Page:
How To Be Aware Of Heart Attack Symptoms

Attack Symptoms

Taking care of your heart is crucial, and it’s something that we should all be striving to do. Heart disease is extremely common, but it can be preventable. A common type of heart valve disease is mitral valve regurgitation, and this is when the valves in the left chamber of the heart don’t close properly which leads to blood leaking back out. Heart attacks are one of the main causes of this as they damage the area of your heart that supports the mitral valve. Heart attacks themselves can happen to anyone, but luckily, they don’t always cause death. Catching them early is the best thing you can do, so keep reading and find out more about the symptoms of a heart attack.

Chest Pain Or Discomfort

One of the most common symptoms of a heart attack is chest pain or discomfort. We see it all the time in movies, people clutching their chest as they sink to the floor. But although these dramatized versions may not be 100% accurate, chest pain or discomfort is something you should never ignore. Generally, heart attacks cause you to feel some mild pain in the centre of your chest. It could also feel like a tightness, a pulling, and even a feeling of fullness. This is why it’s important that you pay attention to any pain you feel in your chest, no matter how small it may be. 

Pain In Other Parts Of Your Body

As well as pain in your chest, you may feel it in other parts of your body too. It’s very common for you to feel discomfort in one or both of your arms, in your jaw, and even your neck, back, and stomach. Some people feel shooting pains or cramps in the arms, and others may experience pressure on their back. No two heart attacks are the same. A heart attack won’t just cause pain at its source, so you need to be aware of the sensations happening in the rest of your body too. 

Difficulty Breathing 

Another common symptom of a heart attack is difficulty breathing or a shortness of breath. That isn’t to say that every time you’re going to the gym, you’re having a heart attack. But say you walked from one room to the other and suddenly felt like you’d ran 10 miles, then this could be a sign of one. You may also start to feel dizzy and like you might faint, so always make sure that you’re careful and contact the emergency services in this situation. If you find that certain tasks have now become difficult and make you out of breath when they didn’t before, you should speak to your doctor as this could be a sign that things aren’t quite right.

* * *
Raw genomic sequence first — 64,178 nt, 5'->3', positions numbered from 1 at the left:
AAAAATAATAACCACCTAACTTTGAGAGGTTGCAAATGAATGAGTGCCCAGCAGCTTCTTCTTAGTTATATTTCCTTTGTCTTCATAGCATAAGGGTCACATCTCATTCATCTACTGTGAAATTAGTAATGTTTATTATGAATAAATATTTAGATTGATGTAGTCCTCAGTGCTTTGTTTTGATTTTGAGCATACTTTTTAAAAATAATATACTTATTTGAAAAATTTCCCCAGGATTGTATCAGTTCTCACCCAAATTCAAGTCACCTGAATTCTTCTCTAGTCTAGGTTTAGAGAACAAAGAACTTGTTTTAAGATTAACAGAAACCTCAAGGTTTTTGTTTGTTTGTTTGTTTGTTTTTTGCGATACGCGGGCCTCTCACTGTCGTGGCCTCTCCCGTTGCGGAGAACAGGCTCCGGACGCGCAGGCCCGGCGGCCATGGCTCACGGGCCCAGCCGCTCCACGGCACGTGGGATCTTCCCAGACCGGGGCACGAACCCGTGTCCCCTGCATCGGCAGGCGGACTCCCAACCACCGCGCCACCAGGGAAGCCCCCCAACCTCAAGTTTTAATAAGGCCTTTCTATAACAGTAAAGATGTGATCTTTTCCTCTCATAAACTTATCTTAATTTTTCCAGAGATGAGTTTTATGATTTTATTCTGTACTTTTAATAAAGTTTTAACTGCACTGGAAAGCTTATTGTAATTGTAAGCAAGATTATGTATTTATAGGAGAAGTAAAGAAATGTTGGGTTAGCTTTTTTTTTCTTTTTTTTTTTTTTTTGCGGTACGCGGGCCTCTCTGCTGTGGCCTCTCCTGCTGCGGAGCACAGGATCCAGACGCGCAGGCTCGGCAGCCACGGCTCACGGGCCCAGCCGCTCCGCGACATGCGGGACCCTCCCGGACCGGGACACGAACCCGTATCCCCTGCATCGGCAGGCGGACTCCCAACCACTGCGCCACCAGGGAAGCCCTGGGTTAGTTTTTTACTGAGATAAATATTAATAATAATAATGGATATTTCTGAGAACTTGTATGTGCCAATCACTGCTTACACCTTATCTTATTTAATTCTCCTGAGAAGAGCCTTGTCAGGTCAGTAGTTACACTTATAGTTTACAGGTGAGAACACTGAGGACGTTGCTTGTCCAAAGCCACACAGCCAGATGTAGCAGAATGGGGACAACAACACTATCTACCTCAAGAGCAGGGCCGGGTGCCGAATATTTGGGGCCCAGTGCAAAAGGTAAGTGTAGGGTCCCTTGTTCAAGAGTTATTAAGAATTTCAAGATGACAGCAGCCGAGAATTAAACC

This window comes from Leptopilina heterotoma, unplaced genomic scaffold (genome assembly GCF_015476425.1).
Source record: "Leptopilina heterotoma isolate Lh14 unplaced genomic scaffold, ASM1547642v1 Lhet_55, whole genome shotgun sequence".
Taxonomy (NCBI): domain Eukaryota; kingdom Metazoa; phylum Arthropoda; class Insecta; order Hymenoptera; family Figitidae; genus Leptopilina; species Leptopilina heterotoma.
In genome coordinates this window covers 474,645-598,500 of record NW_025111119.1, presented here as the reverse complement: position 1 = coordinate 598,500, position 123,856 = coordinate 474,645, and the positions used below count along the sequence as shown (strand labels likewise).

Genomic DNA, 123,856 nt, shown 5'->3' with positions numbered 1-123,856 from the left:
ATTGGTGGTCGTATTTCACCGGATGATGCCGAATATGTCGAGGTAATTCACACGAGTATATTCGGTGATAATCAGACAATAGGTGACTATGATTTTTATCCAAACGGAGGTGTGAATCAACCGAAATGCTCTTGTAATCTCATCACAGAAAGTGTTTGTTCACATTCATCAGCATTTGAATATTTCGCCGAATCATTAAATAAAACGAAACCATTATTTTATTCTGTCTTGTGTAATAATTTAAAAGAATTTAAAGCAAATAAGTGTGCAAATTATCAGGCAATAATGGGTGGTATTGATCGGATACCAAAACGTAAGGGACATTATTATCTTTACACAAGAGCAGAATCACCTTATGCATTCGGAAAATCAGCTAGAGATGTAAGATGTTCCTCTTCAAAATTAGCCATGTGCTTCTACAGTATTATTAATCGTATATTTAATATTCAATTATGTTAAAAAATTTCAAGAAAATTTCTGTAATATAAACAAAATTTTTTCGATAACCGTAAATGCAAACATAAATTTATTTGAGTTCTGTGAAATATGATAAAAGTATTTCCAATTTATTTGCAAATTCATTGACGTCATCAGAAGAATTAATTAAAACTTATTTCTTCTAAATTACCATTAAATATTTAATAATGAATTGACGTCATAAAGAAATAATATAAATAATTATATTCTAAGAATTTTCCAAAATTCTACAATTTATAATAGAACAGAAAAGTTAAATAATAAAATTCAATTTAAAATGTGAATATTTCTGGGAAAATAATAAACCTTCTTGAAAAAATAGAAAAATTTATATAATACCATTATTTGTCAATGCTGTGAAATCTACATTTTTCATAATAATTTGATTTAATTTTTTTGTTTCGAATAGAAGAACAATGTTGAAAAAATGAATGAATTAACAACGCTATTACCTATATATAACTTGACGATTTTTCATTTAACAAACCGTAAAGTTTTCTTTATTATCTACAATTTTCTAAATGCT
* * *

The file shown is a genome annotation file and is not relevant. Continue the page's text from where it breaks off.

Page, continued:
Coughing And Nausea

A relatively overlooked symptom of a heart attack is coughing or wheezing. If this suddenly comes on and you’re worried, always speak to a medical professional so they can check you over. Some people also experience nausea and vomiting while experiencing a heart attack. While you may just have a virus, it could be signalling to something more severe, so always ensure that you’re ready to call the emergency services if you start to feel these symptoms. 

Cold Sweats

People will often wake up in a cold sweat when they’re unwell or even just have a bad dream. But in actual fact, cold sweats can be a sign of an impending heart attack. If you start to sweat excessively, then speak to the emergency services so they can check your heart. It might just be a fever or something similar, but as it’s a sign of a heart attack, it’s always best not to overlook it. 

If you experience any of these symptoms or are worried that you’re experiencing a heart attack, call the emergency services right away. It’s better to be wrong than to ignore it and potentially pass away. 

Heart attacks can come out of the blue and affect anyone, so being aware of the symptoms of one can be lifesaving. Make sure that while you’re waiting for the ambulance, you follow the dispatchers guidelines properly. You don’t want to put any unnecessary strain on your heart and will need to wait patiently and carefully until help arrives. So, if you ever experience any symptoms of a heart attack, no matter how small, speak to medical professionals immediately.

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